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Androgen levels, insulin sensitivity, and early insulin response in women with polycystic ovary syndrome: a long-term follow-up study
Uppsala University, Disciplinary Domain of Medicine and Pharmacy, Faculty of Medicine, Department of Women's and Children's Health, Obstetrics and Gynaecology. (Reproduktiv hälsa/Sundström Poromaa)
Uppsala University, Disciplinary Domain of Medicine and Pharmacy, Faculty of Medicine, Department of Women's and Children's Health. (Klinisk och experimentell reproduktionsbiologi/Olovsson)
Uppsala University, Disciplinary Domain of Medicine and Pharmacy, Faculty of Medicine, Department of Women's and Children's Health, Obstetrics and Gynaecology. (Reproduktiv hälsa/Sundström Poromaa)
Uppsala University, Disciplinary Domain of Medicine and Pharmacy, Faculty of Medicine, Department of Women's and Children's Health, Obstetrics and Gynaecology. (Klinisk och experimentell reproduktionsbiologi/Olovsson)
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2011 (English)In: Fertility and Sterility, ISSN 0015-0282, E-ISSN 1556-5653, Vol. 95, no 3, 1146-1148 p.Article in journal (Refereed) Published
Abstract [en]

Thirty-four women with polycystic ovary syndrome who previously had participated in studies with intravenous glucose tolerance test and hyperinsulinemic, euglycemic clamp between 1987 and 1995 underwent anthropometric, endocrine (T and sex-hormone binding globulin serum concentration), and metabolic (intravenous glucose tolerance test, hyperinsulinemic, euglycemic clamp, and androgens) measurements. Free androgen levels and β-cell function decreased over time in women with polycystic ovary syndrome, but insulin sensitivity remained unaltered.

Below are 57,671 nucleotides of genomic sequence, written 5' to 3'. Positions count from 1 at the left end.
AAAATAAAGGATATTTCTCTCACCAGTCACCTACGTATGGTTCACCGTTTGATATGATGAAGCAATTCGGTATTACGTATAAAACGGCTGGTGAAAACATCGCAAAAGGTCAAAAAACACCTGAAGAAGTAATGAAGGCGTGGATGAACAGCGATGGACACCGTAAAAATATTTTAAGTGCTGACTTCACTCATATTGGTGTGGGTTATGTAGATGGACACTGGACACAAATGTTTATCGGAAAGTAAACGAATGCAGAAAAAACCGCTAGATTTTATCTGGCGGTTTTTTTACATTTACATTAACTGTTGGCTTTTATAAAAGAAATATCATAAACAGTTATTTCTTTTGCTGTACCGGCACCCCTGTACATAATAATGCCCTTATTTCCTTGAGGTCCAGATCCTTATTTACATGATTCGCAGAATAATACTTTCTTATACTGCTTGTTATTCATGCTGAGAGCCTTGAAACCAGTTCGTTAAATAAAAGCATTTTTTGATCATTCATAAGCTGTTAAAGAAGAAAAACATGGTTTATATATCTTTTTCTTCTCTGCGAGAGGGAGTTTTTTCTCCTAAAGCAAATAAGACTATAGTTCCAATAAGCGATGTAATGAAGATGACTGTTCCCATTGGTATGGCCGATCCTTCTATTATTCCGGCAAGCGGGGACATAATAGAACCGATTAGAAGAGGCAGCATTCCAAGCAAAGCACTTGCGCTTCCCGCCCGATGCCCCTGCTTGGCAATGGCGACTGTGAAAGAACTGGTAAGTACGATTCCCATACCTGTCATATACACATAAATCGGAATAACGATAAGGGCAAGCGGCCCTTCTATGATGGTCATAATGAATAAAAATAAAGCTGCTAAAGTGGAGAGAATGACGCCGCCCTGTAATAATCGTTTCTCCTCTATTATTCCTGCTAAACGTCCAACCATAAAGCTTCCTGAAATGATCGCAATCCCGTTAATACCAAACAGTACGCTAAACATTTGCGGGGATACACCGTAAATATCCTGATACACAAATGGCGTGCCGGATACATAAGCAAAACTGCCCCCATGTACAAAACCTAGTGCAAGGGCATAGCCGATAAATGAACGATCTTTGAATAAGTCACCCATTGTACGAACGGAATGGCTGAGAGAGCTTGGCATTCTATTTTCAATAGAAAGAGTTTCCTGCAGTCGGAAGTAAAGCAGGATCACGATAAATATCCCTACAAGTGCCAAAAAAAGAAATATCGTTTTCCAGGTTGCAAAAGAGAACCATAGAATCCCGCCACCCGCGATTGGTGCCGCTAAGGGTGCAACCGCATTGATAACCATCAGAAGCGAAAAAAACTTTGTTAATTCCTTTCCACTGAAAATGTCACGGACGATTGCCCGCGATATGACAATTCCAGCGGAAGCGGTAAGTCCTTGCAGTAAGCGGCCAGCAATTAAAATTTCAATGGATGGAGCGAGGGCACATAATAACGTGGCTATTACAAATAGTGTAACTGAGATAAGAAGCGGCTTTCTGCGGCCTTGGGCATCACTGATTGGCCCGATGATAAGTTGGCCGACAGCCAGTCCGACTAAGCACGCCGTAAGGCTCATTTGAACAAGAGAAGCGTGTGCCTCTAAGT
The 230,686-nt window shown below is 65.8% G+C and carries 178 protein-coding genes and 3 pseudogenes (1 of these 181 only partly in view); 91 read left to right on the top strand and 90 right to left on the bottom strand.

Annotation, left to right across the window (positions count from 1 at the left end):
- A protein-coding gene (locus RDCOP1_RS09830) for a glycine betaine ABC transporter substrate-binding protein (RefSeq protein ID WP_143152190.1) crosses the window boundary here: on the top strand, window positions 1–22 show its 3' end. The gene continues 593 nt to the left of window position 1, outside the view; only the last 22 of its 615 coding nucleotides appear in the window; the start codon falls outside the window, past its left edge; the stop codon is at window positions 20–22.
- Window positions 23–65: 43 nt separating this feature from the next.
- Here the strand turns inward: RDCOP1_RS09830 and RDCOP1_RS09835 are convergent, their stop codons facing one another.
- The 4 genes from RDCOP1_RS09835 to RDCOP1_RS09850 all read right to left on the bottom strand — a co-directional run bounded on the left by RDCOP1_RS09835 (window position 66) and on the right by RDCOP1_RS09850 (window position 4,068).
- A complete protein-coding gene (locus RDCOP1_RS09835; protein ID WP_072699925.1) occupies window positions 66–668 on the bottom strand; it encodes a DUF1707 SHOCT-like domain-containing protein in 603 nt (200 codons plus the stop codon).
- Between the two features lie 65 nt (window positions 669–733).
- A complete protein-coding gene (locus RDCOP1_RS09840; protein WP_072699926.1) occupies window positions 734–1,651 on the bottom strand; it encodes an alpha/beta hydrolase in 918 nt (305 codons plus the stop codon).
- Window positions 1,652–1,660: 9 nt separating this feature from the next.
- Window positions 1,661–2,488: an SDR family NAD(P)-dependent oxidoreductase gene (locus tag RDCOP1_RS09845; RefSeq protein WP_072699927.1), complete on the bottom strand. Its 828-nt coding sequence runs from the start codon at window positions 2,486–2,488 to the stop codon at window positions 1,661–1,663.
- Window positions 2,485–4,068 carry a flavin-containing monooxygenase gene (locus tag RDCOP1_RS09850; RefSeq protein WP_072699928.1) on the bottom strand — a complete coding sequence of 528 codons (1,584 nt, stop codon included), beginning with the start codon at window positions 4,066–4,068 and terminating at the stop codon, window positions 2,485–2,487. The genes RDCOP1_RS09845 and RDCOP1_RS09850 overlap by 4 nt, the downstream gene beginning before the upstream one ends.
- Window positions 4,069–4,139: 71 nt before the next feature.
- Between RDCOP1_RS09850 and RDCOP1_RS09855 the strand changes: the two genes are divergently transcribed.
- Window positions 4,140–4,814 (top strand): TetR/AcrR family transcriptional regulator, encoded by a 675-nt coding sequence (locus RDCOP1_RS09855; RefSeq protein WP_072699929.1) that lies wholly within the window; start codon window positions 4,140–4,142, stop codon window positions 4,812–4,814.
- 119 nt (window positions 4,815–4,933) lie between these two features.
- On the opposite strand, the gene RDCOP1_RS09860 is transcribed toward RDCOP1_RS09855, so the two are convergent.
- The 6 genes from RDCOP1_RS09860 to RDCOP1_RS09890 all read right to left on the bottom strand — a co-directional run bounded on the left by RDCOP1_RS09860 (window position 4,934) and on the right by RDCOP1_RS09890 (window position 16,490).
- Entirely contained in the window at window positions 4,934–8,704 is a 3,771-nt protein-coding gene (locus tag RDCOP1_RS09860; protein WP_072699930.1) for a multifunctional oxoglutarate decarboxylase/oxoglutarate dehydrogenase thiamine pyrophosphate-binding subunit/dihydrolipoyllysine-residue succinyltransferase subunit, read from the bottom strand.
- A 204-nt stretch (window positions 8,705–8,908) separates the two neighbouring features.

Place, publisher, year, edition, pages
2011. Vol. 95, no 3, 1146-1148 p.
Keyword [en]
Polycystic ovary syndrome, long-term follow-up, insulin sensitivity, intravenous glucose tolerance test, hyperinsulinemic, euglycemic clamp, testosterone
National Category
Medical and Health Sciences
Identifiers
URN: urn:nbn:se:uu:diva-139204DOI: 10.1016/j.fertnstert.2010.09.050ISI: 000287480300073PubMedID: 21036351OAI: oai:DiVA.org:uu-139204DiVA: diva2:380761
Available from: 2010-12-22 Created: 2010-12-22 Last updated: 2017-12-11Bibliographically approved
In thesis
1. Reproductive and Metabolic Consequences of the Polycystic Ovarian Syndrome
Open this publication in new window or tab >>Reproductive and Metabolic Consequences of the Polycystic Ovarian Syndrome
2010 (English)Doctoral thesis, comprehensive summary (Other academic)
Abstract [en]